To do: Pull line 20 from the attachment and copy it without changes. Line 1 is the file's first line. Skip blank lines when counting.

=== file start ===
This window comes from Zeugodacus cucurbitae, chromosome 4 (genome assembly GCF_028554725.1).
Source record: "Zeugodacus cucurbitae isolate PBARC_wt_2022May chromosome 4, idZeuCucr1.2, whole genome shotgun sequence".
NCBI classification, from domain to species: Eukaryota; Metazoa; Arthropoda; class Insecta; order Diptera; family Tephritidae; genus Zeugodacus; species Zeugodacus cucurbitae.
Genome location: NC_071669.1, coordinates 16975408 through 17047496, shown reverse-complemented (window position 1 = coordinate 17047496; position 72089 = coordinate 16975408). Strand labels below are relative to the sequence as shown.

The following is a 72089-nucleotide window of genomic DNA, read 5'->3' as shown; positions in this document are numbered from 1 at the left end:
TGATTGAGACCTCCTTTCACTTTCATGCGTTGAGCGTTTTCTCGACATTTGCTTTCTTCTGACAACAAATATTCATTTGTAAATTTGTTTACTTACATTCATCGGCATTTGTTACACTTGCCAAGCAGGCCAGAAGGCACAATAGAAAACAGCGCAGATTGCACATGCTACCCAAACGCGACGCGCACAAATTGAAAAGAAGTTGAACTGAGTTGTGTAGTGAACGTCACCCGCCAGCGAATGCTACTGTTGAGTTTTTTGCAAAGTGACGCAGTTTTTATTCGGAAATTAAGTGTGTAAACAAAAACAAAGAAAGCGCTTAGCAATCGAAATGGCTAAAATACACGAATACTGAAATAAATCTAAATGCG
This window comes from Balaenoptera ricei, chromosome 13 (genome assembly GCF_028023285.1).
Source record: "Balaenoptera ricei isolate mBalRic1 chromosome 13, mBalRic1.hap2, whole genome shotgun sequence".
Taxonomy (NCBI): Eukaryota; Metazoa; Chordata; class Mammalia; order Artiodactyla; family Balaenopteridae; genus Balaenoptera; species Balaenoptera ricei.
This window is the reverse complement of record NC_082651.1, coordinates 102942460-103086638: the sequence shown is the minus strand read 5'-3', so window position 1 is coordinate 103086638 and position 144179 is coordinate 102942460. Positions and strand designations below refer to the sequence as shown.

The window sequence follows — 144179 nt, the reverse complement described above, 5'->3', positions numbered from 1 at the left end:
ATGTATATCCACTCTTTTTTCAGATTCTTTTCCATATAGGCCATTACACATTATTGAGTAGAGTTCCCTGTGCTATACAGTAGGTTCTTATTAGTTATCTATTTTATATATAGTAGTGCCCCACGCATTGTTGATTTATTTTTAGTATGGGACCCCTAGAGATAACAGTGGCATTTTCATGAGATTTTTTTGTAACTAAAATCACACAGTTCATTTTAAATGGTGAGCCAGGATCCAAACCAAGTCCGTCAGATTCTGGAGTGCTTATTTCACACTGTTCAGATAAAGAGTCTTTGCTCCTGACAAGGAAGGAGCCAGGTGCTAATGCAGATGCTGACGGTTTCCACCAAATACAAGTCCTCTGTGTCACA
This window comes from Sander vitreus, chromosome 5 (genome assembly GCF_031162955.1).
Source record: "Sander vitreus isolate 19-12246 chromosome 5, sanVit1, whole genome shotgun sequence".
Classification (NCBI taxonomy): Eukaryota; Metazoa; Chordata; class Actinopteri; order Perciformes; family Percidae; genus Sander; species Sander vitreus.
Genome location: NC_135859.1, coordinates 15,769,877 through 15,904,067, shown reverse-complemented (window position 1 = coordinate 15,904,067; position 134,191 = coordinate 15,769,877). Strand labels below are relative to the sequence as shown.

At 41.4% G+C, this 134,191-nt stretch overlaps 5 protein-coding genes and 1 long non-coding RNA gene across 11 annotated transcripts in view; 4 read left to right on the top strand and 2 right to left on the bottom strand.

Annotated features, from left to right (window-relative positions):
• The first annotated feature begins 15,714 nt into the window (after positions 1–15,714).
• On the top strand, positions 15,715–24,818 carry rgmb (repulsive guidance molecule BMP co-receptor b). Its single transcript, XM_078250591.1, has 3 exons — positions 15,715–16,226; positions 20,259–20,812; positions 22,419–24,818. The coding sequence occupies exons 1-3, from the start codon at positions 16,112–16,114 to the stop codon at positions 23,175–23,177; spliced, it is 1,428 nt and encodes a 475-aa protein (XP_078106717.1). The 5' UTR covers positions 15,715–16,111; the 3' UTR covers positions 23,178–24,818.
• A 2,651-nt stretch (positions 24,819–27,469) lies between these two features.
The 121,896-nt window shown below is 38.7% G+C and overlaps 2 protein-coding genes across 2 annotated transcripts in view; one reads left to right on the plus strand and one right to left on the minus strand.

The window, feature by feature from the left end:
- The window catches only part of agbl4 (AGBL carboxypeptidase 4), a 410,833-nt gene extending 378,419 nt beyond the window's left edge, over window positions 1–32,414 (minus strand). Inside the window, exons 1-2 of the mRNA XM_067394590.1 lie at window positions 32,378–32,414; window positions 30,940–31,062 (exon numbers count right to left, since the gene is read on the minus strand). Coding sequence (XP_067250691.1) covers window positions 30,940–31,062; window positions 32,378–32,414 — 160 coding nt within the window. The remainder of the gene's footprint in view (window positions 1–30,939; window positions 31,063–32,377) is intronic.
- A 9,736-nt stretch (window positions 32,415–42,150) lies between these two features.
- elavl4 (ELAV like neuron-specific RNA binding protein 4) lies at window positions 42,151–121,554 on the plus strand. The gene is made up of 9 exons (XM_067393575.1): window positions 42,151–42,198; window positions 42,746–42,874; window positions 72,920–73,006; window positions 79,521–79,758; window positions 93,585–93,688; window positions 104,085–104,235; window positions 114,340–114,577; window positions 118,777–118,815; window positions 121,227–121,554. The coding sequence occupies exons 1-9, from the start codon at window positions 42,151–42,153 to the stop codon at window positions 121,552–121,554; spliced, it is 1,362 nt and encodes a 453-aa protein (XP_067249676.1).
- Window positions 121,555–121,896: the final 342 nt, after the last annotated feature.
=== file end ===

• On the top strand, positions 15,715–24,818 carry rgmb (repulsive guidance molecule BMP co-receptor b). Its single transcript, XM_078250591.1, has 3 exons — positions 15,715–16,226; positions 20,259–20,812; positions 22,419–24,818. The coding sequence occupies exons 1-3, from the start codon at positions 16,112–16,114 to the stop codon at positions 23,175–23,177; spliced, it is 1,428 nt and encodes a 475-aa protein (XP_078106717.1). The 5' UTR covers positions 15,715–16,111; the 3' UTR covers positions 23,178–24,818.